A hotbed of controversy

Sex may be dying in the Western World, but in the clinical offices of some Israeli sexual therapists, the flames are still roaring.

By MEREDITH PRICE
November 2, 2006 11:12
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klimt kiss 88 298. (photo credit: )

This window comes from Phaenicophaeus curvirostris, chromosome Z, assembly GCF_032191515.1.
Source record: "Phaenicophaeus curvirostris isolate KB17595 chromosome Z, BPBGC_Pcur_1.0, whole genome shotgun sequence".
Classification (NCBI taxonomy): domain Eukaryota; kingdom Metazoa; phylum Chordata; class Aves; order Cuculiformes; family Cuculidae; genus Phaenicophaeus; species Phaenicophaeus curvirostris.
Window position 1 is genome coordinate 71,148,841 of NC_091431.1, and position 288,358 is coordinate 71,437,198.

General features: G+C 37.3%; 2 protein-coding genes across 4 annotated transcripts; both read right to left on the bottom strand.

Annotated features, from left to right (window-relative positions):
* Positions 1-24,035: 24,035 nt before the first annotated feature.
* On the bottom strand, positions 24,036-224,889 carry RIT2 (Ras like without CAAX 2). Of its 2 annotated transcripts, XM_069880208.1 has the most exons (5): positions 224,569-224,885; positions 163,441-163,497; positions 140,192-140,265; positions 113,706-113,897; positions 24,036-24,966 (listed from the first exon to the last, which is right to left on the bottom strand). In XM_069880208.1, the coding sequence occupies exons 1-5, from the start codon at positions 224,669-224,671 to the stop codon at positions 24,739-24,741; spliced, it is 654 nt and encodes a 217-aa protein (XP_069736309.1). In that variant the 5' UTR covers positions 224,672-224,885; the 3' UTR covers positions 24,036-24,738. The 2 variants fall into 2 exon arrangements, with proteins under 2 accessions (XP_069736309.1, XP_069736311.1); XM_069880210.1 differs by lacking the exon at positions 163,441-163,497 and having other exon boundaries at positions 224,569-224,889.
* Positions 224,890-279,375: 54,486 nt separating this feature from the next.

Sperm counts are down, infertility is up and impotence problems are on the rise, causing many sex experts to believe sex is dead or dying. In fact, according to the Medical Journal of Australia, sexual problems are the third most common reason for failed relationships. But for many of today's dedicated sexual therapists, all is far from lost - even for singles or those without a willing sexual partner. The controversial solution? Sexual surrogates. Not to be confused with surrogate mothers, sexual surrogates work in conjunction with sex therapists to treat sexual disorders of all kinds - from impotence to premature ejaculation to vaginismus (fear of penetration associated with painful spasms of the vagina). In a triangular therapeutic approach, patients and surrogates meet as a couple and then weekly with the sex therapist individually in order to track their progress. The express goal of the surrogate is to educate the patient about sexuality under the guidance of a trained, experienced therapist. First developed by the well-known gynecologist William Masters and psychologist Virginia Johnson in the late 1950s, the practice of using sexual surrogates for treatment has been a hotbed of controversy and suspicion since its inception. Rooted in behavioral therapy, the theory is that people cannot be cured of certain ailments until they confront them in reality. In other words, learn and then practice. But for people either without partners or with unwilling partners, Masters and Johnson soon realized there was no one with whom some patients could practice their "homework." Hence, the idea of using a surrogate was born. For Dr. Ilan Biran, a sexual therapist in Tel Aviv, the use of surrogates is the most obvious of possibilities. One sultry afternoon, as the sunlight dances across a tiled floor and over a coarse, fold-out sofa in Biran's sexual therapy clinic, the explanations begin. "The goal of a sexual surrogate is to learn how to make love and have a relationship with a partner," he says, slowly stroking his white beard like a puzzled sage. "The surrogate is just a way for singles to practice what they will then be able to emulate in reality." According to Biran, sexual intercourse with a surrogate has little or nothing to do with actual physical attraction. But this might be more believable if the first surrogate I meet, "Tamar," doesn't waylay my stereotypical perception of the average surrogate quite so well. I imagined frumpy or chunky, not lithe and elegant. Tall and busty with long, dark hair, Tamar enters Biran's sexual therapy clinic like a star. With her silken locks, smooth olive skin, doe eyes and stunning figure, the 20-something bombshell looks much like a cover model for Elle. According to statistics from a New York University study, the average sexual surrogate is middle-aged, highly educated, single and usually has children. "You see, not everything fits the stereotypes," says Biran, leaning forward and giving me a piercing glance with his bright blue eyes. As polite introductions are made, I try to get my chin back into position. Apparently, sexual surrogates, just like their patients, come in all shapes and sizes. And despite Tamar's striking appearance and coy demeanor, Biran firmly maintains that sexual therapy with a surrogate (defined as a member of a sex therapy team who has sexual interactions with a patient for therapeutic purposes) is not about physical attraction. He adds that rarely do patients and surrogates refuse to proceed based on looks, and says that if this is the case, then the patient has not understood what the therapy involves. SO WHO are the surrogates? "Surrogates are not therapists. They are as close to average people as possible, with nurturing personalities," says Dr. Ronit Aloni, the head of a sex therapy clinic in Tel Aviv since 1987. Aloni, who studied the sexual surrogate population in the United States for her master's degree at New York University, first introduced the idea of using surrogates in Israel with the disabled population on a kibbutz. "We consulted the kibbutz rabbinate, and they agreed to this therapy as long as the surrogate women were not married," says Aloni. "After a while, we noticed that more than half of our applicants were people without disabilities, so I decided to open a private clinic to meet those demands." Today, one of the most prominent arguments against the use of sexual surrogates is that it amounts to nothing more than legalized prostitution. In fact, all of the surrogates interviewed by The Jerusalem Post say they maintain strict anonymity about their profession because most people confuse it with prostitution. Tamar, an undergraduate student in psychology, became a sexual surrogate after she read an article on the Internet about the subject. But she says sharing the true nature of her work with others is rare because of the stigma associated with it. "I have taught a lot, but I have also learned a lot," Tamar says of the experience. "It has helped me in my own private life, and I only choose to keep my profession to myself because most people don't understand." Biran, whose sexual therapy clinic in Tel Aviv has been running for 11 years, claims that as sexual surrogate therapy becomes more and more mainstream, the majority of people who object to it do so out of ignorance. "People tend to make a simplistic connection between paying for sex and prostitution, but sex therapy with a surrogate has nothing to do with prostitution," says Biran. The process starts with a meeting between the patient and surrogate in a caf on a "blind date." After the quasi-date, the pair decides whether or not they will continue in a clinical setting. Treatment usually lasts about 12 weeks. "Patients are not looking for their future partners in a surrogate, but they are trying to find a good match that will simulate reality," says Biran. This simulation of reality seems to contradict the earlier argument that physical attraction has little to do with surrogate therapy, but so far, no one could offer a good explanation about the difference. Biran explains that unlike prostitution, the actual act of sex has little to do with surrogate therapy. In fact, according to the practitioners, sexual intercourse usually marks the end of a successful treatment cycle, and only occurs once or twice. Most of the sessions between patients and sexual surrogates focus on talking, touching, hugging and hand-holding. Although little research has been done on the subject, a study conducted in the early '80s at New York University by Raymond Noonan found that surrogates engaged in sexual activities only 10 percent of the time. "The other major difference is that a prostitute makes a deal with a client for the use of his/her body, but nobody is learning anything, especially if the prostitute fakes pleasure," says Biran. "The surrogate is there to heal and to teach, not to do what the patient demands, and the therapist guides and directs the surrogate throughout the treatment." AN ADDITIONAL problem noted by adversaries is the inability of sexual surrogates to lead normal lives while treating patients. "Noa," a sexual surrogate who sees up to five different patients a week, admits that it is difficult for her not to share what she does and that it makes leading a normal life and forming relationships of her own much harder. She also says that while some patients do fall in love, it is not the express goal of the therapy and rarely poses any long-term problems for either the surrogate or the patient. Noa says the many positive outcomes of the surrogacy relationship - patients deciding upon sexual orientation, having fulfilling relationships and healthy sex lives - make it all worthwhile. Critics point to the fact that sexual surrogates enter the profession for the money - between NIS 250 and 400 per session - but for Noa, a single mother who has worked as a sexual surrogate for four years, nothing could be further from the truth. "I became a surrogate to help people, not for the money," she says. "I have a background in counseling, and I thought this was something I could do well. I wanted to use my ability to give." Beyond the emotional difficulties and financial criticisms associated with such delicate work are the health risks, which remain a major concern for surrogates and patients alike. According to Aloni, scrupulous physical exams testing for HIV, AIDS and STDs are required before therapy begins, and patients must agree not to have sexual relations with anyone other than their surrogate during the treatment period. In order to be a surrogate, applicants have to pass a strict screening exam and meet certain criteria. "We have found that the best surrogates are above the age of 30 and have had relationships in the past. They need to have mature perspectives on life experiences," says Aloni. These specifications line up with the American profile of typical surrogates: middle-aged mothers with high levels of education. However, Israeli sexual therapists often hire surrogates outside these norms and follow different training procedures, which leads to one of the problems critics cite: the lack of a standard procedure and the ability of just about anyone to hang up a shingle and start treating the public. Although no laws against either prostitution or sexual surrogacy exist in Israel today, neither does any form of governmental regulation. And like any therapeutic field, abuse does occur. Perhaps the most severe consequence of abuse in this fragile system is that victims rarely come forward with formal complaints for fear of being publicly exposed and embarrassed by their reasons for seeking therapy. In one case last January, Dr. Yosef Zaider, a sex therapist, was convicted on three counts of sexual assault after luring young men into his office for purported "surrogacy training sessions." According to Dr. Danny Derby, a clinical psychologist who sometimes works with surrogates and teaches at Bar-Ilan University, the laws in Israel pose a huge problem because they allow the practice but do not regulate it. "Any person with no training whatsoever can say they are a sexologist," says Derby. To further exacerbate the problem, Derby says that even being a member of an association, such as the Israeli Society for Sex Therapists (ISST), does not necessarily mean much since just about anyone can start an association. Aloni, who is a member of the ISST, disagrees that the associations are unimportant when considering consulting a sex therapist. "Sex therapists who are not members of the ISST do not meet the requirements because they lack formal training, yet they are legally allowed to treat people, too," says Aloni. "You even see that people who once owned a sex shop or were writing about sex therapy have now opened clinics. If the sex therapist is not a member of the ISST, people should reconsider." So, membership of ISST aside, how does one know who is legitimate when you can't exactly ask friends for recommendations? Derby advises people to thoroughly check the training and experience of the sex therapist. "Look at the credentials of the sexologist, find out where they studied. Institutionalized training, such as Bar-Ilan or Tel Aviv University, usually means higher quality," says Derby. "And remember that just because they may be in the media or the newspaper does not necessarily mean they are legitimate." Even among the sexual therapists like Aloni and Biran, both of whom are respected by other members of the Israeli sexual therapists' community, problems arise. "Biran was my administrator until 1999, but he does not have the prerequisites or the training to be treating patients today," claims Aloni. IN MORE religious circles, using a sexual surrogate is considered unscrupulous and counter-productive. "I strongly frown upon the use of sexual surrogates and find it unacceptable," says Rabbi Shmuley Boteach in a telephone interview. Boteach is a well-known radio and television personality in America, a columnist for The Jerusalem Post and the author of more than 10 books, including Kosher Sex: A Recipe for Passion and Intimacy. Boteach maintains that most sexual dysfunctions occur as a direct result of sexuality being placed out of context, and advises people without a partner to talk to a sex therapist but not to have sex with a surrogate in what he describes as a cold, detached, clinical environment. "Engaging in sex with a surrogate is not going to treat the underlying emotional problems," Boteach says. "It is impossible to divorce sexual issues from the emotional context within which they arise." Furthermore, he says the claim that behavioral therapy needs actual practice in order to work effectively poses another problem. Boteach retorts that no responsible counselor would claim one must experience a condition in order to transcend it. "What if someone is afraid of death? Should we kill him?" he asks. According to Boteach, polling data shows that one out of three young married couples today admit they are not having sex at all. Nonetheless, he says the lack of morality behind sexual surrogacy renders it both ineffective and damaging. Rabbi P. Waldman, the editor of Aish.com, agrees. "Counseling brides and bridegrooms or therapy for married couples is allowed. Even diagrams may be used. However, to involve strangers with intimate relations, caressing, kissing, touching, etc., is disallowed," writes Waldman in response to an e-mail query by The Jerusalem Post. He cites the Code of Jewish Law, E.H. 21:1, 5-7 as his source. But despite the disapproval of most rabbis, Aloni says she does treat some religious patients. "Most of my religious patients are homosexual and want to have sex with women. I try to help them solve the problem," she says. And objections and risks aside, for some former patients who have been cured through therapy, sex with a surrogate was the only option. "Ayelet," a former patient of Aloni who was treated for vaginismus, says she could not have overcome her fear through any other means. When she tried to attend therapy with a boyfriend, he broke up with her before the sessions could begin. "First, let me tell you that I am a very attractive woman and sexual surrogacy treatment was a last resort," says Ayelet in a phone interview. "Sexual disorders have nothing to do with being ugly, and this treatment changed my life. It enabled me to move on, get pregnant and have a baby." One of the first women in Israel to be treated by the controversial therapy, Ayelet says that almost 10% of women suffer in silence, and it is important that the message about other options be shared. Only able to surmount her fear of penetration by having intercourse, Ayelet was cured through sexual relations with a surrogate. "It may not cure everyone, but I would not be a mother today without it," she says. "Once I had sex, I realized it doesn't hurt and my fear disappeared. Today, I lead a normal life. That would not have been possible without a sexual surrogate." How long, how much So how long does the treatment last and how much does it cost? On average, therapy with a surrogate lasts between three and four months, but patients are often encouraged to continue treatment with the sex therapist after sessions with the surrogate end. Fifteen weeks, with two sessions a week, cost about NIS 35,000 - and surrogate treatment is not covered by national insurance. In Dr. Ronit Aloni's clinic, males make up about 60 percent of the patients while around 40% are female, much more balanced percentages than in the past thanks to education and greater awareness of sexual dysfunctions. "In recent years, a great effort has been made to open therapy for women and more and more women are seeking help," says Aloni. One sex therapist, who prefers to remain anonymous, says working with surrogates is difficult since many of the people attracted to the field come from abusive or damaged backgrounds and want to heal themselves through their work. This begs a big question: How is it possible to heal someone else while you are hurting yourself? Dr. Ilan Biran, who agrees that most therapists come to specific areas because of their own weaknesses, says helping others with things you have suffered from yourself is not intrinsically bad, provided that the healing process has ended for the therapist. "Therapists need to have emotional stability. They need to be sensitive and react, but not be too affected by the situation," says Biran. "This is not a simple balance to achieve." For surrogate "Noa," the theoretical arguments for and against sexual surrogates are all meaningless compared to the reality of helping people. "I have been working for four years as a sexual surrogate, and I consider it holy work," she says. "Sex is a must in leading a healthy life, and so many people give up on it who shouldn't," says Noa. "It's important for them to know that they can get treatment, even without a partner."